A microneedle device designed to administer drugs to the stratum corneum was well-tolerated by users in a recent study.
In a subject- and rater-blinded, sham-controlled randomized trial, researchers tested the Microchannel Skin System, a microneedle device developed by 3M Company, on 54 healthy participants aged 18 to 74 years across all Fitzpatrick skin types.
During a baseline visit, investigators applied either the device or an identical sham device lacking microneedles with finger pressure to the lateral forehead, temple and nasolabial fold three times for 10 seconds each. Participants indicated pain levels on a 10-point scale at each application, and investigators performed skin assessments at 5 minutes, 30 minutes, 1 hour, 2 hours and 4 hours after application. After 24 hours, along with further skin assessments at six sites for each participant, the device also was applied nine times to the central forehead, and participants self-applied the device three times to the chin.
Across all applications, participants reported a median skin reaction score of 1 at the 5-minute assessment, compared with a median score of 0 for all applications of the sham device. No individuals reported a reaction score of more than 1 beyond the 1-hour assessment. The mean skin reaction scores between the device and the sham were only significantly different for the lateral forehead applications at the 5- and 30-minute assessments (P=.04).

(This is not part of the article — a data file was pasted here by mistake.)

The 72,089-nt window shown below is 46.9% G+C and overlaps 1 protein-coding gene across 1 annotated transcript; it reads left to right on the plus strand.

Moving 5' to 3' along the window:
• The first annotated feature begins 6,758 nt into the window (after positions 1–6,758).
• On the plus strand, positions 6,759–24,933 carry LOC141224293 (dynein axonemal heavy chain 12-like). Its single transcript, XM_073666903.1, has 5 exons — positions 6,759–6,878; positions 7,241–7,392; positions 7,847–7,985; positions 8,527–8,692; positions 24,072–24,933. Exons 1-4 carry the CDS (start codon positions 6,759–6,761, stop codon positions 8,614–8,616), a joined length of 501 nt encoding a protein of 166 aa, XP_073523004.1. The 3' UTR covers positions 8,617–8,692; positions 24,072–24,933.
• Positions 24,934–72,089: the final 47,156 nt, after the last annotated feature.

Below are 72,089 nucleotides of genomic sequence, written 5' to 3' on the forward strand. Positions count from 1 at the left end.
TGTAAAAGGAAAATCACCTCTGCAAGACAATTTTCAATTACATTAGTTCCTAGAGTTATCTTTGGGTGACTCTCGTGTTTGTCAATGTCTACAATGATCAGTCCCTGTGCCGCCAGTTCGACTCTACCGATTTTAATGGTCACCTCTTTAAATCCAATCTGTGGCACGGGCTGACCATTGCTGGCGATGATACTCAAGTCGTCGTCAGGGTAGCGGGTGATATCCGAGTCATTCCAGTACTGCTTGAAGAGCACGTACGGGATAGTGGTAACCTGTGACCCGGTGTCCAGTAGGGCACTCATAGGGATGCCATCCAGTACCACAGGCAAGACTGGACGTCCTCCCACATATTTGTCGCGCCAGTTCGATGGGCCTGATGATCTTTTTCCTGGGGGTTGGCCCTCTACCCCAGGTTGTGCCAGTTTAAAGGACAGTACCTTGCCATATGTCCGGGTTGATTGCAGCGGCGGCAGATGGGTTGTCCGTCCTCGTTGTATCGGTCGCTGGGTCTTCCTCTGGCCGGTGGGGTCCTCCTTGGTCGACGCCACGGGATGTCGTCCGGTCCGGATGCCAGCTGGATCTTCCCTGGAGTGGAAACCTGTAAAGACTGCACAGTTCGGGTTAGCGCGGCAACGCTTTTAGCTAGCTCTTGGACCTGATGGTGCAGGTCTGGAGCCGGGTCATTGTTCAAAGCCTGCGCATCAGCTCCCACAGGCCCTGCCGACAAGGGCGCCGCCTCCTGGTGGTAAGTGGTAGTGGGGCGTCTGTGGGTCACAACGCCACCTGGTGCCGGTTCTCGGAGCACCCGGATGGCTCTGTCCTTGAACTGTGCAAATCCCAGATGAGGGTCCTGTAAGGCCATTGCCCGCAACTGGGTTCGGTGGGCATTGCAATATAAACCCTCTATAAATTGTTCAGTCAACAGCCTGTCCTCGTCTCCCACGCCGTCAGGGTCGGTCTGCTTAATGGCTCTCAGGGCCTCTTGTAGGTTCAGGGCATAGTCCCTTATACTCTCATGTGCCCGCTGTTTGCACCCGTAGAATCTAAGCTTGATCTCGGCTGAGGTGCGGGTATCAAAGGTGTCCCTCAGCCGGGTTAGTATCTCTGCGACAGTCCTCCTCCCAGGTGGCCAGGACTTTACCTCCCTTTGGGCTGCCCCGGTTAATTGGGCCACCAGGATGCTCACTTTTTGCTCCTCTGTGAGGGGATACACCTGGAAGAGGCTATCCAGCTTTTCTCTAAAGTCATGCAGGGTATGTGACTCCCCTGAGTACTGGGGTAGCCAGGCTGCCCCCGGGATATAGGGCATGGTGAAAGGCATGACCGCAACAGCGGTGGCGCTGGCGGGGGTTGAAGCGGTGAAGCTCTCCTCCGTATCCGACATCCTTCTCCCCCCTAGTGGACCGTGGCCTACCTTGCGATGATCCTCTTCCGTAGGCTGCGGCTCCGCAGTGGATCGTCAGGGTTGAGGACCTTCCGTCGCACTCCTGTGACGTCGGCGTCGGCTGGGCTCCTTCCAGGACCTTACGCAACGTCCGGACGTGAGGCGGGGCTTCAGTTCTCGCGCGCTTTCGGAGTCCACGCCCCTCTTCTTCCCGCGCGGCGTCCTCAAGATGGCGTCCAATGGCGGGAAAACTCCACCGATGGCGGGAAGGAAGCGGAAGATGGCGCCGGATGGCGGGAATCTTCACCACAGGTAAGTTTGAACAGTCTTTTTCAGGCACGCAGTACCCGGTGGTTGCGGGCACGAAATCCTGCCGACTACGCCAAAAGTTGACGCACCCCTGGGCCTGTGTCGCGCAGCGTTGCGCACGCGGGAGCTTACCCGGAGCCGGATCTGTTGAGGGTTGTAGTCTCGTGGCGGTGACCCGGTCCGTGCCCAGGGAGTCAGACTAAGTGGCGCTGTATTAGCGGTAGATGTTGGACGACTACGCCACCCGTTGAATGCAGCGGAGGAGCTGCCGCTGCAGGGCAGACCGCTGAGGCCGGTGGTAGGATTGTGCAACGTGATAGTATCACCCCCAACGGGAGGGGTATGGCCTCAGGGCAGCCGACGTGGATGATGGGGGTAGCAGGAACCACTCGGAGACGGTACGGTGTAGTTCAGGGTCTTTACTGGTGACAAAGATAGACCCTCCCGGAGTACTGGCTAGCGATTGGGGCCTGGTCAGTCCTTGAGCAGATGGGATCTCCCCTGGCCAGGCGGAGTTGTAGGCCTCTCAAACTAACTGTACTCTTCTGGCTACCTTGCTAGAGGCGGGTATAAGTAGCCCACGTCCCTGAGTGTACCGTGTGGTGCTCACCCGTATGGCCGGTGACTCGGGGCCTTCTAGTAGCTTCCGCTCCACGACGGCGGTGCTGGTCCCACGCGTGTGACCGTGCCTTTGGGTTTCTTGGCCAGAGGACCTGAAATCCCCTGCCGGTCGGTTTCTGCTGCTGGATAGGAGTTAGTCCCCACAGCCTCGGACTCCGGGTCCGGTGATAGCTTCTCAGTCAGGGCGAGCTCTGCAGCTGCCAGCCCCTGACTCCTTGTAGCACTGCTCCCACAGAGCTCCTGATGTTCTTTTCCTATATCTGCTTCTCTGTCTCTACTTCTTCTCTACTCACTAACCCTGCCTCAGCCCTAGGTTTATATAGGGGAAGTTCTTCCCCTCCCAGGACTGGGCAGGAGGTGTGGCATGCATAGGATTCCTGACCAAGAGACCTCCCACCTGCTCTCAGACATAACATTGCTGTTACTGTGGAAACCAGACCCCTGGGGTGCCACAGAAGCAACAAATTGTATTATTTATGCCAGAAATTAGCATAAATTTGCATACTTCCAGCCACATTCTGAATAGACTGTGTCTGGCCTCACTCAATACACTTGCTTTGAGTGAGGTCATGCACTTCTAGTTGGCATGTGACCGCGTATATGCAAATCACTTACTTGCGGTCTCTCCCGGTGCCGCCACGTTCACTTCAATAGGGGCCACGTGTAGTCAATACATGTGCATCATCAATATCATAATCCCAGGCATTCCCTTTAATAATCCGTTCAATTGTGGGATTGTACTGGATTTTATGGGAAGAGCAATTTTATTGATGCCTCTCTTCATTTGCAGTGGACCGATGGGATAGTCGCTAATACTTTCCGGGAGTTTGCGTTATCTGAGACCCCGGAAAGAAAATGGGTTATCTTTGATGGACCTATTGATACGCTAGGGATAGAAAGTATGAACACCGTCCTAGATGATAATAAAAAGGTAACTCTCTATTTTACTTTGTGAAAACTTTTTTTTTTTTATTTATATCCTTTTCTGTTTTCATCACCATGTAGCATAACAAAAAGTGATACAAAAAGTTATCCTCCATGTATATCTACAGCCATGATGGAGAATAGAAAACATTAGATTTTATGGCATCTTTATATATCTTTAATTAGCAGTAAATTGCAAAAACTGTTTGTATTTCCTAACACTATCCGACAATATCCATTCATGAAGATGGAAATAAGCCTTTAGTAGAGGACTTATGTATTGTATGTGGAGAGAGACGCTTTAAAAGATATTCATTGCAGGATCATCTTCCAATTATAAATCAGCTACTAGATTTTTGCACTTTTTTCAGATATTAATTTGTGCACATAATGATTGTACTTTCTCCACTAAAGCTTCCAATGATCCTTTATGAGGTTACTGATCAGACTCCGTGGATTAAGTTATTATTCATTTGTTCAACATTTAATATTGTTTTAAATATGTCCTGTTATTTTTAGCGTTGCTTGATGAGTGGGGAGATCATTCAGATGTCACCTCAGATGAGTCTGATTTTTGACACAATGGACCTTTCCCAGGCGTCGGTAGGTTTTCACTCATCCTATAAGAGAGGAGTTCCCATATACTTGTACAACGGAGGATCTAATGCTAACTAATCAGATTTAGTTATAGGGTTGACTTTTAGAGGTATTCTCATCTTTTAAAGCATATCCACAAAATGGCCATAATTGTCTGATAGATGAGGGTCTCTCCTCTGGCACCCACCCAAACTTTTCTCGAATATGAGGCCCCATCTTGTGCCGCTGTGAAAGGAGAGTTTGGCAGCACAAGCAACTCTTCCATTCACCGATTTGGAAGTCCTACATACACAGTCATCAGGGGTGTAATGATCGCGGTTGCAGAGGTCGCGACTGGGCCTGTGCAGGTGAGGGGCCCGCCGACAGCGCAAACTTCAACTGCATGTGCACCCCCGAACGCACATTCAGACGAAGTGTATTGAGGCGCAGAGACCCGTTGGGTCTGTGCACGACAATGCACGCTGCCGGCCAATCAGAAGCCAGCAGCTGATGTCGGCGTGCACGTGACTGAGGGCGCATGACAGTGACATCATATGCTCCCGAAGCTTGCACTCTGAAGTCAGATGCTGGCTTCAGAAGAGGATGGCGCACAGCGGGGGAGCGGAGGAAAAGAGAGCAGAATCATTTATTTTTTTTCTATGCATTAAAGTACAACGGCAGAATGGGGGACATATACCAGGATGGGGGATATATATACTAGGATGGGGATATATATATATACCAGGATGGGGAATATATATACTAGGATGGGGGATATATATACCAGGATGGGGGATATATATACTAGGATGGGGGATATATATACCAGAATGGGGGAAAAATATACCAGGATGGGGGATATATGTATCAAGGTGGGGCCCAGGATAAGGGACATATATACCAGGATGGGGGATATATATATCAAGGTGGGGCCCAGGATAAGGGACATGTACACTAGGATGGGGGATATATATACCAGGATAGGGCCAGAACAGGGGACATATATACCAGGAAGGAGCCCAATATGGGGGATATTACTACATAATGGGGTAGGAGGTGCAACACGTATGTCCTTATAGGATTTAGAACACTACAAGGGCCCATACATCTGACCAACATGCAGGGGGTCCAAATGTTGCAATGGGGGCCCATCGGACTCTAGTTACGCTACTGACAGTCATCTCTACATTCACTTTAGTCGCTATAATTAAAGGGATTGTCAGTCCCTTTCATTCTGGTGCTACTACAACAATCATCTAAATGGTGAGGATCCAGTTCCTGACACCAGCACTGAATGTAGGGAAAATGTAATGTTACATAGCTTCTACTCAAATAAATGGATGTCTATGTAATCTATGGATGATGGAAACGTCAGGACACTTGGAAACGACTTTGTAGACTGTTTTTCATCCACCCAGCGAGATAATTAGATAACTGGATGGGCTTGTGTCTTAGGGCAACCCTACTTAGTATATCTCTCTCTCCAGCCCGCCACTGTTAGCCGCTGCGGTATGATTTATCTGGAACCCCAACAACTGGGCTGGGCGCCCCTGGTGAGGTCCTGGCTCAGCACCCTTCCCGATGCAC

No median pain scores of more than 1 were reported across all age and skin type groups using the device, but pain reported at the lateral forehead, temple and nasolabial fold was significant compared with that from the sham device (P<.001). Adverse events reported included mild stinging and irritation (17% of patients) and mild pruritus (7%).
“This device appears to offer a safe and practical mechanism by which to potentially enhance cutaneous absorption of topically applied medications,” researchers wrote. “Additional studies with concomitant use of substances such as topical anesthetics … may better delineate the clinical utility of this novel [microneedle device].”